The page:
Also, you can use the IN clause to avoid multiple queries: tutorialspoint.com/mysql/mysql-in-clause.htm –  msc Dec 28 '12 at 16:42
@msc point in updating multiple objects with multiple values, not with same value. Answering your question - yes it is about model. –  Gill Bates Dec 28 '12 at 16:45

3 Answers 3

up vote 2 down vote accepted

Use cursor.executemany(query, param_list) if you need a raw SQL.

param_list = [("something_1", 1), ("something_2", 2),...]
# or everything like [(some_number_1, 1)...]. Apostrophes around the substituted
# "%s" and the complete necessary escaping is added automatically for string
# parameters.

cursor.executemany("""UPDATE database.table
        SET field_to_modify=%s
        WHERE primary_key_field=%s""",

It has many advantages:

  • The query string is much shorter than a big query and can be fast analyzed/optimized without consuming unnecessary resources by the database planner. (If you parse parameters into SQL manually, you get many different SQL command that must be analyzed individually.)
  • Parsing strings into SQL manually is a bad practise because it can be a security issue (SQL injection attack) if you don't escape unexpected apostrophes and backslashes from the user input correctly.

It is an undocumented method though both methods execute(self, sql, params=()) and executemany(self, sql, param_list) are supported for cursor objects by all native db backends (mysql, postgesql_psycopg2, sqlite3, oracle) for long time since Django-0.96 to the current 1.5-beta. A useful similar answer is http://stackoverflow.com/a/6101536/448474 .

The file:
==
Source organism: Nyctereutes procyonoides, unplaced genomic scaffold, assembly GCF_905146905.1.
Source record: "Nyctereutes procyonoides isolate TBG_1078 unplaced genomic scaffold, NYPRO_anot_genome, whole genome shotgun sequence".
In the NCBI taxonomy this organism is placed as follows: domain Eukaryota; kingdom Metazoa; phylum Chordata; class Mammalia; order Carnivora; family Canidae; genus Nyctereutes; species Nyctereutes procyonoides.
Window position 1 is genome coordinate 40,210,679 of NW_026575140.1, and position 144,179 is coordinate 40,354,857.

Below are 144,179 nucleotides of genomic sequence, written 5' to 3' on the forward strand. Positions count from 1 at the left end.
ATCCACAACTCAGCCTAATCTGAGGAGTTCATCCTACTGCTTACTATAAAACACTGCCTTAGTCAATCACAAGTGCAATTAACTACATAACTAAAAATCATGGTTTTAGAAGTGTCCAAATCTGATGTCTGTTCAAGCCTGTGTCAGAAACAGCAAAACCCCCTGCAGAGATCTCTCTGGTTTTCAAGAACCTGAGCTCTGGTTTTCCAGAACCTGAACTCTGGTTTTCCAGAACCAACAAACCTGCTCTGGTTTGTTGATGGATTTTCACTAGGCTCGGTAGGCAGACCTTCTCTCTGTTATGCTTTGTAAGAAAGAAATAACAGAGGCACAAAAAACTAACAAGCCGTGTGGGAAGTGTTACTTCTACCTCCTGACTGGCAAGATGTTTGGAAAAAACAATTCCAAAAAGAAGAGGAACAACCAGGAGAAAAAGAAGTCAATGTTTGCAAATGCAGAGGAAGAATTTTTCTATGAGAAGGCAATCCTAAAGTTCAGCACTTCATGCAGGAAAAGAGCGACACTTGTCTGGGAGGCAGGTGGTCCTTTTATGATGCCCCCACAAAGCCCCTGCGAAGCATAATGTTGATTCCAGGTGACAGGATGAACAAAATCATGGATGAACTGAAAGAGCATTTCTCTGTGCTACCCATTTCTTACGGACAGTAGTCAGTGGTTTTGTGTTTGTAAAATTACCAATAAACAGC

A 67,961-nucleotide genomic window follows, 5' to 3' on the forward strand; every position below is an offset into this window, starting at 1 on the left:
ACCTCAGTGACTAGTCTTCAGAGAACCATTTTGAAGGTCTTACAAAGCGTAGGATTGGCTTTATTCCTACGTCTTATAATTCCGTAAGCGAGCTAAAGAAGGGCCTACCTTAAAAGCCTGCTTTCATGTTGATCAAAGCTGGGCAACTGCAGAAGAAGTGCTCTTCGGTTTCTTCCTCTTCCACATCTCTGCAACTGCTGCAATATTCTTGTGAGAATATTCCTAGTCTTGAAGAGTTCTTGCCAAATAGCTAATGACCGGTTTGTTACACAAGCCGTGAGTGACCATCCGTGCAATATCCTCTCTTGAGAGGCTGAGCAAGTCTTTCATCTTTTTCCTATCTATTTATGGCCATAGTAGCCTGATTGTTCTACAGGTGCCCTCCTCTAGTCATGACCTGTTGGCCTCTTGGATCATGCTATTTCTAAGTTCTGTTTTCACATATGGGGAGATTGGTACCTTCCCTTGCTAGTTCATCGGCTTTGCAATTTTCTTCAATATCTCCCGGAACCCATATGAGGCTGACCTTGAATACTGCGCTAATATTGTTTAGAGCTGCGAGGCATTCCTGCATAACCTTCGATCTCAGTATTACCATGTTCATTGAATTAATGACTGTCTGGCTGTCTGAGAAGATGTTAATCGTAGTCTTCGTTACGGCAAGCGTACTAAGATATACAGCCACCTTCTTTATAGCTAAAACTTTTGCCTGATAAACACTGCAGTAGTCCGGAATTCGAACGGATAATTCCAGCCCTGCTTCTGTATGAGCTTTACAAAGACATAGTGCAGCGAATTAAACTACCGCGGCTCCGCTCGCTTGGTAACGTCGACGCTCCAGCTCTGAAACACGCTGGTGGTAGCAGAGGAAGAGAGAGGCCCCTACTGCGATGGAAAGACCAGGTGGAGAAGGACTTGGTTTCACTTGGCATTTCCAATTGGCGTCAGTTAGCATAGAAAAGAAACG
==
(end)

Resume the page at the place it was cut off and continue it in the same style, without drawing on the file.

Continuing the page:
The method executemany had two fixed issues related to exception handling in previous years. So, verify for your Django version that you get helpful error messages if you intentionally cause a database exception, too much %s or too little etc. Yet, a few minutes of initial tinkering/testing are faster than many hours of waiting for slow methods.

share|improve this answer

Django 1.4+ has a pretty decent support for bulk operations in it's ORM and you should see if you can use that - it's most portable way and pretty nice to work with too.